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Orchestrations By Sir Henry Import


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1. Toccata & Fugue In D Minor BWV 565
2. Funeral March
3. Polish Dance No.3
4. Spanish Dance No.4 In G Major
5. Funeral March
6. La Cathedrale Englouite
7. Prelude In C-Sharp Minor
8. I. Promenade
9. II. The Gnome
10. III. The Old Castle
11. IV. Tuileries (Dispute Between Children At Play)
12. V. Bydlo
13. VI. Ballet Of the Unhatched Chicks
14. VII. Samuel Goldenberg And Schmuyle
15. VIII. The Market At Limoges
16. IX. The Catacombs
17. X. The Hut On Hen's Legs (Baby Yaga)
18. XI. The Great Gate Of Kiev

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Amazon.com: 4 reviews
5 of 5 people found the following review helpful
Missing "Pictures" found at last! Dec 26 2007
By Classical Curiosities - Published on Amazon.com
Format: Audio CD Verified Purchase
My obsession of collecting the many various "versions" of Mussorgsky's "Pictures at an Exhibition" is at last satisfied with the release of this orchestration by Sir Henry Wood. In the bargain, there are several other orchestrations by this master, which should substantially stimulate the curiosity of music lovers. Wood's orchestration appeared some time before Ravel's and was performed by Wood on a number of occasions, but for some odd reason (inferiority complex?) he withdrew it with the appearance of the Ravel version. How does it compare? Actually, it is similar in many respects, and it is surprising to what extent Wood anticipates Ravel. So what's different? First of all, the Promenade theme is presented only once at the beginning. All the other selections are included. The big surprise comes toward the end: the big buildup to "the Great Gate at Kiev" is missing, replaced by the ominous sounds of deep-throated "mushroom bells" followed by the sudden explosive "Great Gate" theme. Wood loves his percussion, and makes dramatic use of it here and in all of the other selections as well. Take, for example, his version of Debussy's "Engulfed Cathedral," with clanging bells and other devices which exceed anything Debussy might have done. Chopin's "Funeral March" is bone-crushing and very heavy-handed orchestrally, but wow, does it ever take your breath away! (Is there a latent joke of some sort hidden here?) But for another surprise, the album opens with Wood's version of Bach's Toccata and Fugue in D Minor, which far outstrips Stokowski in its use of . . . percussion. Only one other orchestration matches this one, and that is the one by Scrowachevski (Sp?), released on Chandos ("Bach Orchestrations" by famous conductors; Slatkin and the BBC). This too is a "must have," for folks like me who enjoy this sort of thing.

MJA
3 of 3 people found the following review helpful
WOW! Oct. 30 2008
By Kimba W. Lion - Published on Amazon.com
Format: Audio CD Verified Purchase
I have not had so much fun with a recording of Pictures at an Exhibition since discovering each of Isao Tomita's two arrangements of the score. Yes, I said fun--classical music should be fun, exciting, visceral (if you don't agree, go buy the Funtek arrangement on Bis).

Sir Henry Wood was not afraid to dig deep into the resources available to an orchestral arranger and come up with sonorities and effects that were surprising, moving, exciting, and thrilling. The Gnome is transformed into a fright fest equal to Mussorgsky's own Night on Bald Mountain. The quiet arrangement of Tuileries (only 10 instruments) is very effective--this is supposed to evoke images of children, after all--especially the solo violin. Bydlo is hair-raising in its weight and power. I must say I miss the omitted Promenade sections, especially the one leading into the Ballet of the Unhatched Chicks. But the Chicks movement itself is marvelous; another delicate arrangement with very effective violin parts.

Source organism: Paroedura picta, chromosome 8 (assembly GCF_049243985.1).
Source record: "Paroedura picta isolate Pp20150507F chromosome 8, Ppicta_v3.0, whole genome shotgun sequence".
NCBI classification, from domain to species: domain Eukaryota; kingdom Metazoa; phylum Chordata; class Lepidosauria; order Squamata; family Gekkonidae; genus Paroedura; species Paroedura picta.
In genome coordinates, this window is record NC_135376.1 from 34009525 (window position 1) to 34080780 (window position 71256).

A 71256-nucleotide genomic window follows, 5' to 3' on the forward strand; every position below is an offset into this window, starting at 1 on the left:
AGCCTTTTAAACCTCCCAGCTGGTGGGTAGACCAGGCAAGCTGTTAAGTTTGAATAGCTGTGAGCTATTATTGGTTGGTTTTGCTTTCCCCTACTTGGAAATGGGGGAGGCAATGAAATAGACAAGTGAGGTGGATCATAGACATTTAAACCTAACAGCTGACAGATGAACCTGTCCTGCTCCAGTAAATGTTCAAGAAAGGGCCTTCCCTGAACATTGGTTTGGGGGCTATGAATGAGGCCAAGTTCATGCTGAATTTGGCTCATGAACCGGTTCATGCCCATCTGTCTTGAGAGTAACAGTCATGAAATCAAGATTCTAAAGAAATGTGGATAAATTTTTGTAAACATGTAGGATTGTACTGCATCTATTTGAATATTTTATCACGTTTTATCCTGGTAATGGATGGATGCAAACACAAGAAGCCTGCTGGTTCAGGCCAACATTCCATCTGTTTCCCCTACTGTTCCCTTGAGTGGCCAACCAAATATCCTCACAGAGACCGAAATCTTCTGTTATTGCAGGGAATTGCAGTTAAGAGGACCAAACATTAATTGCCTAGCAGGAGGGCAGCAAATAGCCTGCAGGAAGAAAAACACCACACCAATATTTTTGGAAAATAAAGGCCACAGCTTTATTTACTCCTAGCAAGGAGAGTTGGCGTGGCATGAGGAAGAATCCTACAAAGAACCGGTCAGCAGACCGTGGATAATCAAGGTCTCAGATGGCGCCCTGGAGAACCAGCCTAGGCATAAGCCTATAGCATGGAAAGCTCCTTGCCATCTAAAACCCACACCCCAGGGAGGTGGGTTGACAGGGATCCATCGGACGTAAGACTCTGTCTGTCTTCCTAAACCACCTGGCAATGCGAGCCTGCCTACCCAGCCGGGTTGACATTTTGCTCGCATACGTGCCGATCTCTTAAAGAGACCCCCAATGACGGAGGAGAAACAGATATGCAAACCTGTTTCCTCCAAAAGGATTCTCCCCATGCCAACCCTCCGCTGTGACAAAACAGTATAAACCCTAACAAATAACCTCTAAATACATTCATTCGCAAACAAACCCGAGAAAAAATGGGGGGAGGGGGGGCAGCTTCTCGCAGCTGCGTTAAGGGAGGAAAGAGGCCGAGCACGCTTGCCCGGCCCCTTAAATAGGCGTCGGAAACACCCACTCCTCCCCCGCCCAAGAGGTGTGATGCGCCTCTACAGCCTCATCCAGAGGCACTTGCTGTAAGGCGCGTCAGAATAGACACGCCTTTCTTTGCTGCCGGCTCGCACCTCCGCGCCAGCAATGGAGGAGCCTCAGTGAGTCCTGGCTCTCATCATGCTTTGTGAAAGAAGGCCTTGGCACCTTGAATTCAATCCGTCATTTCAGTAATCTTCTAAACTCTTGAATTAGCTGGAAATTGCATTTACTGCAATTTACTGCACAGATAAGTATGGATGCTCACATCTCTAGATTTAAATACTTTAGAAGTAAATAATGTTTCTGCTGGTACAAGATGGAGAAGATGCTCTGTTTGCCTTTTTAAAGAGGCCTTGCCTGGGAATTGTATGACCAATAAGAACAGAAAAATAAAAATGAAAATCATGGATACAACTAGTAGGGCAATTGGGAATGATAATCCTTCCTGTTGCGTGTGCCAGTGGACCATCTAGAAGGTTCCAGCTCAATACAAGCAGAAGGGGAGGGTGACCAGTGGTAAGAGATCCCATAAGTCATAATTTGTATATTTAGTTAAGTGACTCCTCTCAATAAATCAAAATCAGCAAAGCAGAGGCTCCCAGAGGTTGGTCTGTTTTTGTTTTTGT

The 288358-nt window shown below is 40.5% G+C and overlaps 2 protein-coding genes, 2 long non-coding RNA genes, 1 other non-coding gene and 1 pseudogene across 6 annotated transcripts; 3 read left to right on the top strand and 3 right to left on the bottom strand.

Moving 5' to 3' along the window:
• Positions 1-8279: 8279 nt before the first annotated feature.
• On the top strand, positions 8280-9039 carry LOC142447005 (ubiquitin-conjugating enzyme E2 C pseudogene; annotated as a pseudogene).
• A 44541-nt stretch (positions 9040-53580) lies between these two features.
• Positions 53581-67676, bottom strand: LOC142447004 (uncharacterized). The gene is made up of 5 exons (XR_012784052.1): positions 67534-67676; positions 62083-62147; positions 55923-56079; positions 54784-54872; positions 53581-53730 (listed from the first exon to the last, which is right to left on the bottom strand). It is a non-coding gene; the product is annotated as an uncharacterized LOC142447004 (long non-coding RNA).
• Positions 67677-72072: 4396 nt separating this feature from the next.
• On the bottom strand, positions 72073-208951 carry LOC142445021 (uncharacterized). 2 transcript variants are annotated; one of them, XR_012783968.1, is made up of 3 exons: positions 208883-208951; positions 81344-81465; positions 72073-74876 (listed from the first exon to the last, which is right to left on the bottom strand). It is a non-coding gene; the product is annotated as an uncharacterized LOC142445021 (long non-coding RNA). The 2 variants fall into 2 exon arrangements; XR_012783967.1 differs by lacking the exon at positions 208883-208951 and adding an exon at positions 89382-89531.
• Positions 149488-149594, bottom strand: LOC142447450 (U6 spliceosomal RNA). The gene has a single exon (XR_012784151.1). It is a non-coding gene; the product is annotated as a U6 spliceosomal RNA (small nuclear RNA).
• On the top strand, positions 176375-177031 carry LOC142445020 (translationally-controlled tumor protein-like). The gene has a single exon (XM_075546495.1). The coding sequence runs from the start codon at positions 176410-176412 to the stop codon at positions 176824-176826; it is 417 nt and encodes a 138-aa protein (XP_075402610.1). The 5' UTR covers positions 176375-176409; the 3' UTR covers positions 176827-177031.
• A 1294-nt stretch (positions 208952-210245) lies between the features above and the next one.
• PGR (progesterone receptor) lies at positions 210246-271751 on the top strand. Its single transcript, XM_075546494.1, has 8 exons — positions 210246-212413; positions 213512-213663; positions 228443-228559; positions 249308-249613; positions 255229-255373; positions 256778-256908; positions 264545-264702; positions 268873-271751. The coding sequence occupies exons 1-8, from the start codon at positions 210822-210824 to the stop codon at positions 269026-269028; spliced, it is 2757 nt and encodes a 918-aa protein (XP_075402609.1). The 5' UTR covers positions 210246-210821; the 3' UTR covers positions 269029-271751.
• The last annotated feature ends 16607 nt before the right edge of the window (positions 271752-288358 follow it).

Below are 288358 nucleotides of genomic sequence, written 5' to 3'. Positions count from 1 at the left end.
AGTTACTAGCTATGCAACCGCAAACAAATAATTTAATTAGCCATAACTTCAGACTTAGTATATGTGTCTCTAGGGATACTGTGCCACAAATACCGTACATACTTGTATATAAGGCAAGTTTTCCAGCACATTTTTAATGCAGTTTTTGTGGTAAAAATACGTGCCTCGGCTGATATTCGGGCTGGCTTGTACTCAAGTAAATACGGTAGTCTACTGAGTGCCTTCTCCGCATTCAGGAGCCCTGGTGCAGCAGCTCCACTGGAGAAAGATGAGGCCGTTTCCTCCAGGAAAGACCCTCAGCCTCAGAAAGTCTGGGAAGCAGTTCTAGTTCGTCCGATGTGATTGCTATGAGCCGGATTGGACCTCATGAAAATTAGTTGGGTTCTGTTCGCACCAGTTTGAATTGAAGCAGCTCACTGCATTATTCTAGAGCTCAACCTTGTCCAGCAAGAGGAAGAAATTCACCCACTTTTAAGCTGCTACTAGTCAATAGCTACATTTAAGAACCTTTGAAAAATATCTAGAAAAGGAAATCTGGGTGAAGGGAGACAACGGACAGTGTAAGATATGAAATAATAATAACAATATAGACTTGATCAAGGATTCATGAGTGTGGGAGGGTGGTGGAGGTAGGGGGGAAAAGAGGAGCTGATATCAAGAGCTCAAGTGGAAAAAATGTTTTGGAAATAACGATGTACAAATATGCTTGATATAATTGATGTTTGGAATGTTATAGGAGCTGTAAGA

I must say that I first thought that Wood was going to disappoint with the Samuel Goldenberg and Schmuyle section. Then he practically shook me out of my seat. And the wonderful wild ride continues through to the end. The Great Gate of Kiev is fantastic--so thrilling it moved me to tears.

For all the excitement in this arrangement, it is overall very beautiful. The only real mistake Wood made was withdrawing his arrangement when Ravel made his. If orchestras want to get people in the seats at concerts, they should program this piece often. It would surely be an unforgettable experience to hear it live. (BTW, Lyrita's sonics are excellent.)

For some unfathomable reason, Lyrita sat on this recording for 17 years before releasing it. Grab it now before they change their minds again.
1 of 1 people found the following review helpful
My Favorite CD of 2010 Dec 31 2010
By coolcustomer - Published on Amazon.com
Format: Audio CD Verified Purchase
As a subscriber to the BBC Music Magazine, I've read a great deal about Sir Henry Wood and how he virtually single-handedly began the series of concerts now known as The Proms. Many of the traditions he established still endure especially on The Last Night of the Proms.

I really had no idea what to expect when listening to his orchestrations (some of them truly stunning) of many of the familiar pieces included on this CD. The standout is the re-imagining of Mussorgsky's, "Pictures At An Exhibition." For those who are familiar Ravel's (the one mostly used today), this is truly an "ear-opener" and the one that I hope, someday, I will hear performed live by an adventurous orchestra and its conductor.

In any event, I liked my copy so much, I bought it again to give as gift. Highly recommended!
Different July 21 2013
By johnl - Published on Amazon.com
Verified Purchase
Definitely different than the usual performances. Nice for a change of pace. I would recommend playing back-to-back with the usual to get the full effect.


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